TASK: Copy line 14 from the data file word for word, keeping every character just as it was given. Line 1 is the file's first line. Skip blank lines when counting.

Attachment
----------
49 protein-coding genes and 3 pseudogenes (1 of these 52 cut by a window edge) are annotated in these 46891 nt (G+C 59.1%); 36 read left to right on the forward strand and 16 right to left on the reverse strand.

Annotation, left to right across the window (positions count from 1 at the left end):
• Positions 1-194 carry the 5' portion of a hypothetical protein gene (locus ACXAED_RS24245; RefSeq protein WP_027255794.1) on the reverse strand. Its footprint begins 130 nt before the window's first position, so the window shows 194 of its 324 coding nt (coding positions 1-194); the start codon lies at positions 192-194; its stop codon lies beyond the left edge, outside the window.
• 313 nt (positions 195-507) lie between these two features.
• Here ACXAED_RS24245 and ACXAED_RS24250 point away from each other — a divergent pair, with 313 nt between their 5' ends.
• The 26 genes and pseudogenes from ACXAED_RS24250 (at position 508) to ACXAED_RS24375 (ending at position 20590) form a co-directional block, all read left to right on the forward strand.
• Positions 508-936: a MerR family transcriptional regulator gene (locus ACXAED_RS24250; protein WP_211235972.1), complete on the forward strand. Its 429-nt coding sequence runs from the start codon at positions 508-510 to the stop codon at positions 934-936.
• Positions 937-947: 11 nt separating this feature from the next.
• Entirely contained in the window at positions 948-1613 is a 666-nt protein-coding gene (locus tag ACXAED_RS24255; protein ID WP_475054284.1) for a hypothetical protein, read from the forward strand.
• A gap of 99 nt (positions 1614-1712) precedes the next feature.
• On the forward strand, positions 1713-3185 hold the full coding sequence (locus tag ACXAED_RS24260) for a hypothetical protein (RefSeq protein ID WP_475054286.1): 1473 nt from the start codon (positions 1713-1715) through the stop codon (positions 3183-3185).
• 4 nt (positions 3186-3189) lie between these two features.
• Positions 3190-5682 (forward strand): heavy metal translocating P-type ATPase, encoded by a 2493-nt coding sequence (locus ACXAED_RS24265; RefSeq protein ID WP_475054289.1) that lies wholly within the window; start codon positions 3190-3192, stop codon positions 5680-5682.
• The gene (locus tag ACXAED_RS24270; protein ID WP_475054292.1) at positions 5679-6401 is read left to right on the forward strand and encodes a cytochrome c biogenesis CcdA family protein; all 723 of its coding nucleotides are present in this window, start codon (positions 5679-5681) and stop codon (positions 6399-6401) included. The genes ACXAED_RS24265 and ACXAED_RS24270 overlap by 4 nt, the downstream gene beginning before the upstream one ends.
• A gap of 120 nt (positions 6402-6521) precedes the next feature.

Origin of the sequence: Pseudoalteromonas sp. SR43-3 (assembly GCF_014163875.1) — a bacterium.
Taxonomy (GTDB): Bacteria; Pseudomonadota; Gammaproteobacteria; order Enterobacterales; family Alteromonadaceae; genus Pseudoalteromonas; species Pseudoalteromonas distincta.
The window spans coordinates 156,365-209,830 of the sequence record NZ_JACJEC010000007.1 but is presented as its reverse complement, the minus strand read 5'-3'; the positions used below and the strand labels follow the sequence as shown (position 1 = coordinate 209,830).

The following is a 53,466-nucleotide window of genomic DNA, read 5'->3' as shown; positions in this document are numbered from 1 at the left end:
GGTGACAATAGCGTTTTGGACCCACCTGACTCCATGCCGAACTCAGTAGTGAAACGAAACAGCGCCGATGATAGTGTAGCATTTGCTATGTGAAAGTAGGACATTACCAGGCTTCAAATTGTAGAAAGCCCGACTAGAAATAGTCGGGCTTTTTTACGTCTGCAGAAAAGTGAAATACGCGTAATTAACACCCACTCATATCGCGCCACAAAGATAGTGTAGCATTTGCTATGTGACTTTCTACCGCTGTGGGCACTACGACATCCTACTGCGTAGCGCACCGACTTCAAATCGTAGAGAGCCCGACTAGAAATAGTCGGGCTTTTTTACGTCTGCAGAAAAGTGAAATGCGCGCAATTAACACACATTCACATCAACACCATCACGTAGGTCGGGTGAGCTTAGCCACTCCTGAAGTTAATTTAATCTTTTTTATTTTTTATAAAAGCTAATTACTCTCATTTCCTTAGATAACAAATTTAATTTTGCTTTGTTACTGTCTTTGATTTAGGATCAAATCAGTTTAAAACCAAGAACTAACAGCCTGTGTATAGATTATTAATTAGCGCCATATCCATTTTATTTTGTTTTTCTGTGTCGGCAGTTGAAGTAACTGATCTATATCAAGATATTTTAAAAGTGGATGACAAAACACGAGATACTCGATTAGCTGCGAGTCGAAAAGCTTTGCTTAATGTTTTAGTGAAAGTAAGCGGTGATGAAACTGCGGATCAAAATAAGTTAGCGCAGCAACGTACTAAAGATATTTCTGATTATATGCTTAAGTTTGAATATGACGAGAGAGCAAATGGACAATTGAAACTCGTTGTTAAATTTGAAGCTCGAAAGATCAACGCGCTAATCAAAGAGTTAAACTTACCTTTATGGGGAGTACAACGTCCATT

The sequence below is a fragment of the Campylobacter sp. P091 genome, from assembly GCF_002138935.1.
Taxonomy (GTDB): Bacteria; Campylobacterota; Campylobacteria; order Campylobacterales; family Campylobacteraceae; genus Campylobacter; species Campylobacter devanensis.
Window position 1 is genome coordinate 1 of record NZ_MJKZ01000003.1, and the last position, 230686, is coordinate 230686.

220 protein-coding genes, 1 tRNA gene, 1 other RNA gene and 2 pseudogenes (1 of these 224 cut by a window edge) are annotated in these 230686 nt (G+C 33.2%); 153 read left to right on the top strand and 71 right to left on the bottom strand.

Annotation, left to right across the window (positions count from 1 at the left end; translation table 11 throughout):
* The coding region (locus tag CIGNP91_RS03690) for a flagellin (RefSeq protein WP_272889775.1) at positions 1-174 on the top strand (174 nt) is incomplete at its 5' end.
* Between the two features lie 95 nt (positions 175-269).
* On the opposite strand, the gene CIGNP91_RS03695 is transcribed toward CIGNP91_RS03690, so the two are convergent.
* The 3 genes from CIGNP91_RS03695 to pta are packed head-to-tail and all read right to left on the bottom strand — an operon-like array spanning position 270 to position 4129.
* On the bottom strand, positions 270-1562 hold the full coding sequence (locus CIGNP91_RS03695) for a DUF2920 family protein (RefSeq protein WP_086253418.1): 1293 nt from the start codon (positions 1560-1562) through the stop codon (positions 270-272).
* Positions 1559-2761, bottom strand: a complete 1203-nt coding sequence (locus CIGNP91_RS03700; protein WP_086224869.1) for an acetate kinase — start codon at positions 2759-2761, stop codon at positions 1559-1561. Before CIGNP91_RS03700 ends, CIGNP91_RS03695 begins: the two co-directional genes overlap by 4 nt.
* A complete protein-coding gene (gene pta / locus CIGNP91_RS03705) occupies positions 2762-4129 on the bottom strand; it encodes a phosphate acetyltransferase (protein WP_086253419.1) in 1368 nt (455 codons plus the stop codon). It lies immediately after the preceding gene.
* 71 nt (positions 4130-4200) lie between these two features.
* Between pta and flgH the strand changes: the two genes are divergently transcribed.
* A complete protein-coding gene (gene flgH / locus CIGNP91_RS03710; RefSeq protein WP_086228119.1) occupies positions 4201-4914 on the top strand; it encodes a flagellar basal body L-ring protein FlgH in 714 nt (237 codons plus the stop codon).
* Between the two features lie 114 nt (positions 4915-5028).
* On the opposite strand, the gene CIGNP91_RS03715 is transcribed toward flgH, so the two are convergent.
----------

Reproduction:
• The gene (locus tag ACXAED_RS24270; protein ID WP_475054292.1) at positions 5679-6401 is read left to right on the forward strand and encodes a cytochrome c biogenesis CcdA family protein; all 723 of its coding nucleotides are present in this window, start codon (positions 5679-5681) and stop codon (positions 6399-6401) included. The genes ACXAED_RS24265 and ACXAED_RS24270 overlap by 4 nt, the downstream gene beginning before the upstream one ends.